How Long is Transitory?

Economic Summary

How Long is Transitory?


The Fed has pledged to remain patient with inflation and interest rate policy so long as pricing pressures remain transitory as opposed to persistent. This of course begs the question, how long is transitory?

Bradley A. Ruppert, CFA®
Executive Vice President
Chief Investment Officer
513-932-1414 ext. 59105
bruppert@LCNB.com
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Based on recent Fed minutes, an accommodative rate policy will likely last at least through the end of the year. The most recent Consumer Price Index (CPI) data shows an increase of 5.4% over the past 12 months with supply and demand disruptions continuing to reverberate through the economy. The most recent example of supply disruption is coming in the form of a massive shipping bottleneck off the coast of California. Retail shelves are already looking rather bare, and we question if all these goods will be offloaded and in stores before the holiday shopping season. If Santa’s sleigh doesn’t get off the ground, what will this do to consumer confidence and the price of goods?
The supply of goods and services in the economy relies heavily on a still recovering labor market. Just as stimulus checks run out and send some people back into the labor force, a looming vaccine mandate might cause others to return to the sidelines. The most recent data from the Bureau of Labor Statistics shows the unemployment rate down to 4.8% and wage gains running at a 5.5% year-over-year rate. With aggregate employment still down about 5 million from pre-Covid levels, wage gains should remain above average for the near-term as businesses struggle to fill employment vacancies.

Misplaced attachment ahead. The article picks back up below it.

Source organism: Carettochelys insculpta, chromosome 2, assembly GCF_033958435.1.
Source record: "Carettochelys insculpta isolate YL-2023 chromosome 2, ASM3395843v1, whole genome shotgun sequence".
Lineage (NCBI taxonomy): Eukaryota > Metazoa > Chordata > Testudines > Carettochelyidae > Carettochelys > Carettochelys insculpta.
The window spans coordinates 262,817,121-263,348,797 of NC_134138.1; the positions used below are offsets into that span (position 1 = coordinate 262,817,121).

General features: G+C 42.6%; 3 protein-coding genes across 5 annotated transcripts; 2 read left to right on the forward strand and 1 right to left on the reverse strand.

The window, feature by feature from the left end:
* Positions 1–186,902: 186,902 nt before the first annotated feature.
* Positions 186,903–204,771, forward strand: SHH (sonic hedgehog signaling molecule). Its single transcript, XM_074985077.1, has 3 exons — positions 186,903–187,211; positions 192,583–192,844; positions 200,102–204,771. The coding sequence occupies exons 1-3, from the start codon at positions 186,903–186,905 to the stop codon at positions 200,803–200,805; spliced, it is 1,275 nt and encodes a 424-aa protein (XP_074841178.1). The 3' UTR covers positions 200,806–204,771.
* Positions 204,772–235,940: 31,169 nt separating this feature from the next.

While the aggregate supply of goods is clearly strained, it appears that aggregate demand is running ahead of the long-term trend as shown by the St. Louis Fed chart of U.S. Personal Consumption Expenditures. And why wouldn’t demand be strong? According to the FDIC, total bank deposits in the United States are at $18.7 trillion or more than 33% above the pre-Covid level. The American consumer balance sheets are awash with liquidity and primed for spending. Trillions of dollars from Fiscal stimulus over the past 18 months sits on the sidelines ready to be spent on an economy struggling to provide enough goods, services, and labor. Revisiting Milton Friedman’s definition for inflation, we clearly have the potential for “too much money to be chasing too few goods and services”.
Given the backdrop above, we see no reason for near-term relief in either CPI data or wage gains. Real (after inflation) economic growth requires some combination of a growing labor force or growth in productivity. Growth as measured by the Atlanta Fed’s GDPNow estimate appears to be slowing. After running at close to 6% on an annual rate through most of August, the economic forecast has stalled to just 0.5% at its most recent reading. Fiscal and monetary policy makers deserve some credit for keeping the economy afloat during an unprecedented crisis. However, we may now be in for a period of slowing real growth as we wait to see just how temporary these inflationary pressures are. Shock waves tend to dissipate as you get further from the epicenter. The Fed seems content for now to ride out these waves in anticipation of more normal conditions ahead. The easy monetary policy and still recovering labor market should keep the economic expansion going for the time being, but it may be at a slower pace.